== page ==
It is Franz Fanon who said “Each generation must out of relative obscurity discover its mission, fulfill it or betray it.” Fossil fuels entail coal, oil and gas and natural gas. These fossils are dangerous to the environment because when they are burnt, they emit carbon into the atmosphere which is harmful.
Uganda’s use of fossils remains high because of the use of firewood and kerosene especially among the rural households who are the majority of Uganda’s population. This is also largely due to the expensive hydro-electricity (only 24 per cent of sub-Saharan Africa can access electricity).
Uganda has of recent made strides as far as renewable energy is concerned with the launch of the solar-powered bus called “Kayoola”. It has actually been dubbed the first of its kind in Africa. What more inspiration does Uganda need? Uganda must pick up from that and build on those baby steps.
There is need for a national climate change energy plan buttressed by a comprehensive legal regime focused on implementing the use of cheap renewable energy sources. Adopting the use of other clean, renewable energy sources like solar and wind energy, resources which Uganda has in abundance is necessary.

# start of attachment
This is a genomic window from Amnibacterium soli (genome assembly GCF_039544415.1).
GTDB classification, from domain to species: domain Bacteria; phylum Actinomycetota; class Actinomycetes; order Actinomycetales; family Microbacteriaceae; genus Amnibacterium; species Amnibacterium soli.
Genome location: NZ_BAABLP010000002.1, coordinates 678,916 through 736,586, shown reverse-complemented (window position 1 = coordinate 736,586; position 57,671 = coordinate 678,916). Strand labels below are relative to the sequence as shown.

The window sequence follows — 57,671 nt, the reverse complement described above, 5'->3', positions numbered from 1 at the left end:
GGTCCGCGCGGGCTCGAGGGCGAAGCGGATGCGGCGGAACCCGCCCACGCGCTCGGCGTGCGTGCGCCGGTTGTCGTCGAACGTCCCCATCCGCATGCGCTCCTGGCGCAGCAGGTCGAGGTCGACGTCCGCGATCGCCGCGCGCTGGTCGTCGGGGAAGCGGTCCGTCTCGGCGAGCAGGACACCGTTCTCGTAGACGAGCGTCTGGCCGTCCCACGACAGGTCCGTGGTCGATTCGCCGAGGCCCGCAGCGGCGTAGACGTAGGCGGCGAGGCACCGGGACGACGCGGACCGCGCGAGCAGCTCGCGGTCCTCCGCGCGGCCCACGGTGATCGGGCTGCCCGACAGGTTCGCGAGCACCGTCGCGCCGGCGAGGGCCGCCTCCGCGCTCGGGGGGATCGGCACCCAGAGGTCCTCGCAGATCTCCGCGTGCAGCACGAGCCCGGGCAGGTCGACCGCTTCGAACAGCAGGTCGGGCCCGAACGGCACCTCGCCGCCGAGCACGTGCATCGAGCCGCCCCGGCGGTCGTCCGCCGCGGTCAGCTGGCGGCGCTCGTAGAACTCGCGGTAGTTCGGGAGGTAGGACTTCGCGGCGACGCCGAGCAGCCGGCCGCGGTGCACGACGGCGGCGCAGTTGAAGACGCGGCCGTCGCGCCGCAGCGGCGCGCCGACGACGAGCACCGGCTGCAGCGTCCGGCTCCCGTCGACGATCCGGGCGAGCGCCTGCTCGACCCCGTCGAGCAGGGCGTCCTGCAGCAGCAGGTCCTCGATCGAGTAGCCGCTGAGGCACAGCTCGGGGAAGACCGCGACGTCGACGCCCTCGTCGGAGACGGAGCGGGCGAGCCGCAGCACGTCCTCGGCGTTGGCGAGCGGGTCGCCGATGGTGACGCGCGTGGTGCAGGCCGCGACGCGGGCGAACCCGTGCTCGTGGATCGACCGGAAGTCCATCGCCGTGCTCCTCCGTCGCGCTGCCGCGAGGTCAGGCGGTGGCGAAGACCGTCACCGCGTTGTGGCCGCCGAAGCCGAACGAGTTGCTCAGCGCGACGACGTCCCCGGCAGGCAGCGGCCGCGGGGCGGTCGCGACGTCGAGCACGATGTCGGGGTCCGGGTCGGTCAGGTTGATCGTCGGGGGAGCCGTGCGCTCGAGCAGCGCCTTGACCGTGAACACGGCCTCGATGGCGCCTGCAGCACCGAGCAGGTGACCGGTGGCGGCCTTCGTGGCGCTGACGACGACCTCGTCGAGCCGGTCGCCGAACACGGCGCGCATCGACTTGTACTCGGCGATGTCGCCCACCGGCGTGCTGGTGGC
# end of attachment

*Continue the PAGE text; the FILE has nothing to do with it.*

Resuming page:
Therefore, entering into Private Public Partnerships with companies that can readily and cheaply avail them to its people should come easily. For the case of wind energy, Uganda should borrow a leaf from the Egyptian blueprint; Egypt has one of the best wind energy locations in the world. Nuclear power though risky as manifested in the Fukushima debacle in Japan in 2011, is something that Uganda should take seriously and it is encouraging that the country has plans of tapping into its nuclear energy potential as stated in Vision 2040.
The use of these renewable energies does not only help in cutting the emission of greenhouse gases in the atmosphere, but also boosts the economy for example in the provision of jobs. This debunks the myth that there is a deliberate ploy by the West to curtail the development of the developing countries through this climate change campaign. Iowa in the US for instance produces a third of its electricity from renewables and has around 7,000 people employed in that sector. Countries could, therefore, improve upon their people’s lives by shifting their focus to what has been termed as “The Green Economy”.
Uganda must rise up to the challenge of fossil fuels in order to beat back the climate change phenomenon which threatens to re-write the relationship between mankind and the earth. Unfortunately, discourse on this subject is still missing from the public domain yet failure to tackle the use of fossil fuels could be apocalyptic. A fundamental obligation is owed to the future and posterity of this Pearl of Africa. We must act now.